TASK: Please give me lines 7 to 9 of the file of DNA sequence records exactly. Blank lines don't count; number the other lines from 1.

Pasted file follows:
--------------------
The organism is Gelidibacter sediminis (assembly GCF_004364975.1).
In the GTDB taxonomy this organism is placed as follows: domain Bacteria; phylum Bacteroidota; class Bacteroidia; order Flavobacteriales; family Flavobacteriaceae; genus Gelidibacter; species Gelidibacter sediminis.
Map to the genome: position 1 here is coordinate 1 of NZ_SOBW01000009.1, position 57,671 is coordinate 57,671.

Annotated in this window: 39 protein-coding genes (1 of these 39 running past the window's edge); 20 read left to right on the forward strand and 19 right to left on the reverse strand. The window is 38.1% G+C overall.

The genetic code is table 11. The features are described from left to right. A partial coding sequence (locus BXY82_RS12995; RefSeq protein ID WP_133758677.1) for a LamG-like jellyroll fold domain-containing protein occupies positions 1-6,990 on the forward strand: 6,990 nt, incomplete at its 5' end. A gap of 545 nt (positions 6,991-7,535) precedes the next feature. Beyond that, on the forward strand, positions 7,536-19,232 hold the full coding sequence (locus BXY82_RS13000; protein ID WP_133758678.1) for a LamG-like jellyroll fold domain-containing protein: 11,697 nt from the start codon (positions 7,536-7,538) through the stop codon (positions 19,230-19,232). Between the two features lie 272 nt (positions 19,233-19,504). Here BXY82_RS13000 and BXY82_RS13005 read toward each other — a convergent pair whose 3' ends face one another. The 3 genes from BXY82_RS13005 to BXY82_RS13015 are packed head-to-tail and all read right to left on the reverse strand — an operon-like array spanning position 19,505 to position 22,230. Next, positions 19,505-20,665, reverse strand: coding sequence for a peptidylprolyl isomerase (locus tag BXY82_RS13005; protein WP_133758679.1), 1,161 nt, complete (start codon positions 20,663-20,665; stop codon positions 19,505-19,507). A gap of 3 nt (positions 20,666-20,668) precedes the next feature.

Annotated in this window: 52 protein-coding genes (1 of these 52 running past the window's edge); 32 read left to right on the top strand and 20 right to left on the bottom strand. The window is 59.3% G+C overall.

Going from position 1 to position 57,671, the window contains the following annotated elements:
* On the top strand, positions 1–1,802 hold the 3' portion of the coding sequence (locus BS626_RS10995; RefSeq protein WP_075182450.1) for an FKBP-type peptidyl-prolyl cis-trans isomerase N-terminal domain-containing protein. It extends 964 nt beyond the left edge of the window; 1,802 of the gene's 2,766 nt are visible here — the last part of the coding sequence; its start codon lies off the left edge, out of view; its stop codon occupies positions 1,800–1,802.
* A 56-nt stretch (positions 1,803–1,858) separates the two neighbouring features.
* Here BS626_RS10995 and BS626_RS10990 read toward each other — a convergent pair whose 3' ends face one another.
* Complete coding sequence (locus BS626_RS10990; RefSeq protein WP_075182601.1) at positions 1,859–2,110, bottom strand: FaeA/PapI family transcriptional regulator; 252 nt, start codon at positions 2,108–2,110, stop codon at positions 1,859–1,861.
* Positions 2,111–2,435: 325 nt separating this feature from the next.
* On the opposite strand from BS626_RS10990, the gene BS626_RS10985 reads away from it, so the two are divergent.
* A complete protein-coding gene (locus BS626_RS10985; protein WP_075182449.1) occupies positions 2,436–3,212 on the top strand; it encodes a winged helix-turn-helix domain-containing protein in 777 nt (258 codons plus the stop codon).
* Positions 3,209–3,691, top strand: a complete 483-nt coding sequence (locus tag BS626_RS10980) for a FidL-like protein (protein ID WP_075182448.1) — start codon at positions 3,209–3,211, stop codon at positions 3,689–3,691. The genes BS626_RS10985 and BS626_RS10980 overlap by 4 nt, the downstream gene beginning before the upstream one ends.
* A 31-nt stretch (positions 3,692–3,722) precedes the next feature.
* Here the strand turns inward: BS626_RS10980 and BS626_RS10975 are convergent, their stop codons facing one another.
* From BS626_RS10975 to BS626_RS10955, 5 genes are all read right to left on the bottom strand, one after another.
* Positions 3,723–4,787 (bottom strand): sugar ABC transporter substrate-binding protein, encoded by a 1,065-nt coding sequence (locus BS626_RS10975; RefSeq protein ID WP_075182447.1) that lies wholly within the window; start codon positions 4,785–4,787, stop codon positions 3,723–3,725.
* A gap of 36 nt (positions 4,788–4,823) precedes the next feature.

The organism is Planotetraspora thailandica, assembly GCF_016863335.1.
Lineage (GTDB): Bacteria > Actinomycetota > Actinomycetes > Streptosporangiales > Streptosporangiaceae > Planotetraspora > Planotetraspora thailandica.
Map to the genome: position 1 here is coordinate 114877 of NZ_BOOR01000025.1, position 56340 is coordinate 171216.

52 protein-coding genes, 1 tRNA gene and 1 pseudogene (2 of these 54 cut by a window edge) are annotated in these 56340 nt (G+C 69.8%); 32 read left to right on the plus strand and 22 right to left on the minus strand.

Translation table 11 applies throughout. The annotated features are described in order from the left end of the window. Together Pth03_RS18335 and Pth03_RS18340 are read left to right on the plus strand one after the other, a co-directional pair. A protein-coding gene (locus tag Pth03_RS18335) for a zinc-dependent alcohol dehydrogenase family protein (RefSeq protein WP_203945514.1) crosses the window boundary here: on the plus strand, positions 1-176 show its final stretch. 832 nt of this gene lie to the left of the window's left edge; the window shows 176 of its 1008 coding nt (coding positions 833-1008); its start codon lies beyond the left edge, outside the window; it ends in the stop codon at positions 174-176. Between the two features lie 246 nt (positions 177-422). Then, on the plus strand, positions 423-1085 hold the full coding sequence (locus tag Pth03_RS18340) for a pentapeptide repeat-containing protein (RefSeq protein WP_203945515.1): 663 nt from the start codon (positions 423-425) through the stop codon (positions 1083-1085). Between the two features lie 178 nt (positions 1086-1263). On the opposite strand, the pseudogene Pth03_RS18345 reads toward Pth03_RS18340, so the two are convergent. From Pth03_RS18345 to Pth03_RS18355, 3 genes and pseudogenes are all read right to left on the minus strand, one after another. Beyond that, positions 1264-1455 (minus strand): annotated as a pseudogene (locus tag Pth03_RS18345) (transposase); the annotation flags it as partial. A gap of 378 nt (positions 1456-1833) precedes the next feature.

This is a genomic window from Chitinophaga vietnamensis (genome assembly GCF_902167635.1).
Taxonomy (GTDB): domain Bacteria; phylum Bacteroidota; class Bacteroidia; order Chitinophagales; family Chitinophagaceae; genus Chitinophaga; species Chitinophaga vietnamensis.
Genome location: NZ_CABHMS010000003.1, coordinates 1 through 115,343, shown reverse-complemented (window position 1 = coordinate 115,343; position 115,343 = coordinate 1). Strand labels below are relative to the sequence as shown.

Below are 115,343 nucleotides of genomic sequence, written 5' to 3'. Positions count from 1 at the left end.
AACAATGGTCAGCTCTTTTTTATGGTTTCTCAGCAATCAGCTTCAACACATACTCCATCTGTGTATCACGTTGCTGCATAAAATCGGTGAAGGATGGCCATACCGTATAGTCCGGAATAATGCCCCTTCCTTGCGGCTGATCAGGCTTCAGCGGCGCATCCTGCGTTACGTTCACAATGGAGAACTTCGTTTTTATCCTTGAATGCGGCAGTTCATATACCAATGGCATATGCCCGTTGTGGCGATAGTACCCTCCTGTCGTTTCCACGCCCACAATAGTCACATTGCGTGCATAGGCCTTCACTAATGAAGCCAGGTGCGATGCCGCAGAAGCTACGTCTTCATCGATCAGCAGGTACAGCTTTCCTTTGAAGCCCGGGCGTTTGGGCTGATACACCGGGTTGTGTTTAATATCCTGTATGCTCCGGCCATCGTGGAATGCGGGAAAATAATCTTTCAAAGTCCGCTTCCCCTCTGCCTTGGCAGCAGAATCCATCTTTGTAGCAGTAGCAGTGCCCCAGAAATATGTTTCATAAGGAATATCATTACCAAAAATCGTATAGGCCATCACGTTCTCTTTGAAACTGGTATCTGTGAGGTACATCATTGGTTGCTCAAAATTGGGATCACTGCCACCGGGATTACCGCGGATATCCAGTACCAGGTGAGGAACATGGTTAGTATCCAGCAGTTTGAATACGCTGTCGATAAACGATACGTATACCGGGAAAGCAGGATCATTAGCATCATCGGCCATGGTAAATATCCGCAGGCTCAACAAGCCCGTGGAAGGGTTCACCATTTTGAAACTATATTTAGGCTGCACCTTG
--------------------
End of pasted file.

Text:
Going from position 1 to position 57,671, the window contains the following annotated elements:
* On the top strand, positions 1–1,802 hold the 3' portion of the coding sequence (locus BS626_RS10995; RefSeq protein WP_075182450.1) for an FKBP-type peptidyl-prolyl cis-trans isomerase N-terminal domain-containing protein. It extends 964 nt beyond the left edge of the window; 1,802 of the gene's 2,766 nt are visible here — the last part of the coding sequence; its start codon lies off the left edge, out of view; its stop codon occupies positions 1,800–1,802.
* A 56-nt stretch (positions 1,803–1,858) separates the two neighbouring features.